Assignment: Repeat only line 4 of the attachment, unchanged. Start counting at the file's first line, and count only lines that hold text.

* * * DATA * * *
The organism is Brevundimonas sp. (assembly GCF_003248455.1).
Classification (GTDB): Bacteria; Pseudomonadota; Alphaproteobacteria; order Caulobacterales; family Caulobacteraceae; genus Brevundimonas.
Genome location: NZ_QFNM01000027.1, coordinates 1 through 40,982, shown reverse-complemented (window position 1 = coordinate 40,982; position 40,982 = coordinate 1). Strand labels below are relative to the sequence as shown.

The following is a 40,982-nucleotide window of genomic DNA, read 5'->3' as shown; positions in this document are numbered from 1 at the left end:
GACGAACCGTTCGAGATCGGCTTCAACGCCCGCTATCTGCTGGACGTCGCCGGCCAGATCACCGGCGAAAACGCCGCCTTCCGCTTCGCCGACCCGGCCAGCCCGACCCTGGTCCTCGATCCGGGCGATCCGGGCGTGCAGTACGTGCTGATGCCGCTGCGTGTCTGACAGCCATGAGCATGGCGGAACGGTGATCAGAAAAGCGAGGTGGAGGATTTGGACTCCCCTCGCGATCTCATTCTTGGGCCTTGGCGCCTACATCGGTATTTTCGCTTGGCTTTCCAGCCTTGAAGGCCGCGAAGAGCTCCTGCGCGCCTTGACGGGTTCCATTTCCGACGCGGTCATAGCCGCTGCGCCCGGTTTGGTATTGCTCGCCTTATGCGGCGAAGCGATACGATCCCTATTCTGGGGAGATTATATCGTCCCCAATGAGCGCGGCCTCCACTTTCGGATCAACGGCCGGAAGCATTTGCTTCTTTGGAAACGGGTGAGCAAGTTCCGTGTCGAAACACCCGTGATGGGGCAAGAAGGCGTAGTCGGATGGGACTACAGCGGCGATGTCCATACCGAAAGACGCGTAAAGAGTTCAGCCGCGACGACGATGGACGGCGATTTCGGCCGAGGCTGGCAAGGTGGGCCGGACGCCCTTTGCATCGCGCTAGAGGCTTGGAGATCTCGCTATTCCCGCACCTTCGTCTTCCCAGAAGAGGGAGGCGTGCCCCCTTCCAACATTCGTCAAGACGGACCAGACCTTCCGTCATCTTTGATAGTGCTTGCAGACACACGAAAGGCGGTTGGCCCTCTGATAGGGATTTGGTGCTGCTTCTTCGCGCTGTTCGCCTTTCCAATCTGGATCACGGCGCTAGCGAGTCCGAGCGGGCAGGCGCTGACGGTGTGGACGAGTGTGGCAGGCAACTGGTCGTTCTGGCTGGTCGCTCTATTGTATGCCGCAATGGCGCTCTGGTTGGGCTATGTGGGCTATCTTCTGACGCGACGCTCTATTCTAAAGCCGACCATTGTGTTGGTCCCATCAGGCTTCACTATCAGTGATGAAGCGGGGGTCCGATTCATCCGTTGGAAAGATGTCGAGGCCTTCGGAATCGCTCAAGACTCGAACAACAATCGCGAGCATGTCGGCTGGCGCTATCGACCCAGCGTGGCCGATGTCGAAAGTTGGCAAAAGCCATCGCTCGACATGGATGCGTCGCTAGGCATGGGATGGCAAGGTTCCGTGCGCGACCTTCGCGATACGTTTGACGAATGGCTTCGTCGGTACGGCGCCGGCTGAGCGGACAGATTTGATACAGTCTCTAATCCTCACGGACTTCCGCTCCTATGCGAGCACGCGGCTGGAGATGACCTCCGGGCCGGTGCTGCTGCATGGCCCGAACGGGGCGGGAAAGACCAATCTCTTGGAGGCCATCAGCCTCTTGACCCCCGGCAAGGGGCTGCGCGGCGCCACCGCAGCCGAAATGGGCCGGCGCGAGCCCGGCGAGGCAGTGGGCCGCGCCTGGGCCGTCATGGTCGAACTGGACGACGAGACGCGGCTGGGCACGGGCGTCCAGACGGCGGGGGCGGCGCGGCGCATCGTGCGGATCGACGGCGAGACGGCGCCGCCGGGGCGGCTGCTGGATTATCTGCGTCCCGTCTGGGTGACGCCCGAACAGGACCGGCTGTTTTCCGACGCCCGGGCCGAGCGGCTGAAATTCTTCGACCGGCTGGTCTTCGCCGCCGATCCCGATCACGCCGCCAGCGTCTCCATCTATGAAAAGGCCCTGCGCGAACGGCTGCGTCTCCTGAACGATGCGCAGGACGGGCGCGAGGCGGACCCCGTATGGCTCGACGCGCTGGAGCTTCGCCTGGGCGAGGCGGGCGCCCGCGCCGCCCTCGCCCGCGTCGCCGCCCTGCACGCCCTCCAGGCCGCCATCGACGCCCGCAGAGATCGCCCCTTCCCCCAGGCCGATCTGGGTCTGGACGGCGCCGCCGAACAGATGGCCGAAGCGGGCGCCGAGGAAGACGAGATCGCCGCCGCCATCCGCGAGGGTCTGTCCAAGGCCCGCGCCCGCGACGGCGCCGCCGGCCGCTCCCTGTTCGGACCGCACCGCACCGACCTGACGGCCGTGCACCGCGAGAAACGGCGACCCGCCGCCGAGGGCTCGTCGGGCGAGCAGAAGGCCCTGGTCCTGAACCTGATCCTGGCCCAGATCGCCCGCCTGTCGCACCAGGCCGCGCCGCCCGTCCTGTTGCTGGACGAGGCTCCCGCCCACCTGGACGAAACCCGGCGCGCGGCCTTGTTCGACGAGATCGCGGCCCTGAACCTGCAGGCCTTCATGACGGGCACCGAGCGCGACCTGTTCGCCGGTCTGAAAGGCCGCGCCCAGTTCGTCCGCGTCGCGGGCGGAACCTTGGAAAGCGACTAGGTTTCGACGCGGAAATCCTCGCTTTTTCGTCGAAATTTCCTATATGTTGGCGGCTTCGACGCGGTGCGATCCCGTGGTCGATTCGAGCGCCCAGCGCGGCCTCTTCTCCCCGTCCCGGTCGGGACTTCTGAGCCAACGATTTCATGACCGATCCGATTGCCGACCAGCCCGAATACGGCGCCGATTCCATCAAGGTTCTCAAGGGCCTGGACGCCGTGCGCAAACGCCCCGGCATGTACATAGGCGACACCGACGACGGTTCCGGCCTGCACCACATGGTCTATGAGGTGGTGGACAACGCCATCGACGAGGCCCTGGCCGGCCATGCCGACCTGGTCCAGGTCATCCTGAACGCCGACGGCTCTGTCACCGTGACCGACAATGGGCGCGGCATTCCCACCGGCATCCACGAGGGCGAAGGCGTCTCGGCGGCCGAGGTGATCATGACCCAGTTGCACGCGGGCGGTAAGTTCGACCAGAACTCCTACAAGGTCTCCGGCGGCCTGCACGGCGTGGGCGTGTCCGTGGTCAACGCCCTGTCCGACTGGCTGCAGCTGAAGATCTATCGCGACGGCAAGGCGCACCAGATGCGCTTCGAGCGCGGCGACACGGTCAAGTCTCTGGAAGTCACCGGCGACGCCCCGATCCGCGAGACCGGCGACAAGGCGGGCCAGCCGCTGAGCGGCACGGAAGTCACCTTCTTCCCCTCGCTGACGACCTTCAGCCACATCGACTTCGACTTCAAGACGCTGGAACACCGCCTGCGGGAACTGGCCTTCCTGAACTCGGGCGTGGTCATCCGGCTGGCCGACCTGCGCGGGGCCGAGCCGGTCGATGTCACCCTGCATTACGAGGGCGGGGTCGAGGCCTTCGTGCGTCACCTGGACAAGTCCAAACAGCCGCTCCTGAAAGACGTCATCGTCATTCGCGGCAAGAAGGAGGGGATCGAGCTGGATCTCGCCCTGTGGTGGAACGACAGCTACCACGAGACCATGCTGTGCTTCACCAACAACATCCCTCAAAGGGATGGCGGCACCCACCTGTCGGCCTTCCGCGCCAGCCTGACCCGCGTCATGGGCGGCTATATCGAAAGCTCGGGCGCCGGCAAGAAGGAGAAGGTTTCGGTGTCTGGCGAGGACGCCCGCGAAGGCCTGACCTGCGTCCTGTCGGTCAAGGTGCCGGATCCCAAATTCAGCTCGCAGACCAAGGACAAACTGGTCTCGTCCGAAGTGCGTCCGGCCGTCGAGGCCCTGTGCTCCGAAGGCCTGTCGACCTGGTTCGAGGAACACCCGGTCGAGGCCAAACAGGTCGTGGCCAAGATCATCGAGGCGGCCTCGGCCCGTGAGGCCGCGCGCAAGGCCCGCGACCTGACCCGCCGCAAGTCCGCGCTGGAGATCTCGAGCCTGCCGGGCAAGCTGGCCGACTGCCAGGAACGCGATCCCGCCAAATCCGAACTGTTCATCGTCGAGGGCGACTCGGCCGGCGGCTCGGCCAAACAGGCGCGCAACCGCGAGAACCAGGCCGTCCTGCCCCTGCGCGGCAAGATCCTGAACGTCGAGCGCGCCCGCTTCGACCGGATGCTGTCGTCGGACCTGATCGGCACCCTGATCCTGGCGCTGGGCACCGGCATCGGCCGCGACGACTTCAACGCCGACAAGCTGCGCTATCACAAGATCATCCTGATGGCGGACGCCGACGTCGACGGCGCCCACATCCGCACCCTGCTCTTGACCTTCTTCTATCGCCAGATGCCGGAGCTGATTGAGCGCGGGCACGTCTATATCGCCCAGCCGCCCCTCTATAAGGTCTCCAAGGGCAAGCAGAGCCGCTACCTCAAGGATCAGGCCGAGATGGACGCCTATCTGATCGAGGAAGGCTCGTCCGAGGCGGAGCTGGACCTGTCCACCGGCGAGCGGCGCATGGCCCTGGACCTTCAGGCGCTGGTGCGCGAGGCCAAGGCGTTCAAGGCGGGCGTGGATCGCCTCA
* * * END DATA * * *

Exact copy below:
The following is a 40,982-nucleotide window of genomic DNA, read 5'->3' as shown; positions in this document are numbered from 1 at the left end: